Perma-bear David Tice, chief strategist for Federated’s Prudent Bear Fund, says stocks have a lot more room to fall before the market hits bottom.
He should know. His fund is up 16 percent this year while the Dow has dropped 22 percent.
“There are some stocks that are cheap,” Tice acknowledged in an interview with Bloomberg TV.
“But this market structure is in a cataclysmic breakdown. I don’t think we’ve seen capitulation yet.”
Tice points out that while the asset total of equity mutual funds has dropped an astounding $3.1 trillion, to a total of $3.4 trillion, in the 13 months through Feb. 1, only $100 billion of the decline represents investment outflow.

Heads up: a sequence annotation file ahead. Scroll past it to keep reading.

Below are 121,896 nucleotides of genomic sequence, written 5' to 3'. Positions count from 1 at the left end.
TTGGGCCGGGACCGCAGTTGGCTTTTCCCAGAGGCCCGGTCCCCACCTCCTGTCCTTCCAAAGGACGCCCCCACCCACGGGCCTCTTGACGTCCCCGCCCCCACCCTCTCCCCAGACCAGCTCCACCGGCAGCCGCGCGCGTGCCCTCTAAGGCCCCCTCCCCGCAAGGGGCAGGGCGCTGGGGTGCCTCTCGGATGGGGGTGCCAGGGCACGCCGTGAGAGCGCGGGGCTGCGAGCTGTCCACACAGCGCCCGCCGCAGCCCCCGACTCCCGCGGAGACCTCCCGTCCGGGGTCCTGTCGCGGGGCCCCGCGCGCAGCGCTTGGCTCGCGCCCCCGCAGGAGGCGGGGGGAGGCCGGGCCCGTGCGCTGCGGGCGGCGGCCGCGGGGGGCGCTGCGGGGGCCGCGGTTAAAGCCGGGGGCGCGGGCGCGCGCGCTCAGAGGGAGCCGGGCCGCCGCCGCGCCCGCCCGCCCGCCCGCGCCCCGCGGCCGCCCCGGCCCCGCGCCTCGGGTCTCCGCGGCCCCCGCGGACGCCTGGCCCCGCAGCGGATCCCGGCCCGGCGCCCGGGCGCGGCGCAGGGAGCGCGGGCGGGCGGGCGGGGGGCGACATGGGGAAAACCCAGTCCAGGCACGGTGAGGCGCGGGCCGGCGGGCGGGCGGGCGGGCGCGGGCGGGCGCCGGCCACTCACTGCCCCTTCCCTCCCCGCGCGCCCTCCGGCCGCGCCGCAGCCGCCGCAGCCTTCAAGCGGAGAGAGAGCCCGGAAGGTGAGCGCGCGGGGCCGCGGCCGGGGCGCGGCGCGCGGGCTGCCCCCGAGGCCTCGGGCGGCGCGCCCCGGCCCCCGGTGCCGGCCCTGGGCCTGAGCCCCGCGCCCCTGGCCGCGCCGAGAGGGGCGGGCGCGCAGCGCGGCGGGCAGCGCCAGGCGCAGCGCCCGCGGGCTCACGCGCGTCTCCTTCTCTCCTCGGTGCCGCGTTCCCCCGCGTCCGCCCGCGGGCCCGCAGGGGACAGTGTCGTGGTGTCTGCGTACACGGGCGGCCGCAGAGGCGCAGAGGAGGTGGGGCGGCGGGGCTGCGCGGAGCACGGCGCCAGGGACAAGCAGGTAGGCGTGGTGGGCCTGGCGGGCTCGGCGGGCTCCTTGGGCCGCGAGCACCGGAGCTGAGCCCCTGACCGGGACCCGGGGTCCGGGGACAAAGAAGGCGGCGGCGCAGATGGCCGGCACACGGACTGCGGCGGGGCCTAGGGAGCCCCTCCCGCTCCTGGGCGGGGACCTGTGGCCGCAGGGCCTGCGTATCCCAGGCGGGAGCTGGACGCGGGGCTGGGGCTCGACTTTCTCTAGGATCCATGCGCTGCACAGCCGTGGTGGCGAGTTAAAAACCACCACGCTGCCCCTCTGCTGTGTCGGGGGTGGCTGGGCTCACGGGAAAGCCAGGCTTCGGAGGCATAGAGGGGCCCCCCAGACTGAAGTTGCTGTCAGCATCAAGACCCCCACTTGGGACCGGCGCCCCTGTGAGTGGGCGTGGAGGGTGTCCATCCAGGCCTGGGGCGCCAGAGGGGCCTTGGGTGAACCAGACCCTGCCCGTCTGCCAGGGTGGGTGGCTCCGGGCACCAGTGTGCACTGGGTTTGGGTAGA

“And there was actually an inflow in January,” he points out.
“Even though a lot of people are negative, there hasn’t been much selling yet,” Tice says. “The market doesn’t bottom at these levels.”
Tick sees the bottom at half of book value, another 25 percent or so from current levels.
“I have a feeling book value is dramatically lower from here. Book value on the S&P 500 is in the 500 range.”
Tice isn’t alone.
Robert Pavlik, chief market strategist at Banyan Partners, tells the Associated Press: “With all the uncertainty that has been created, long-term investors are not stepping in.”
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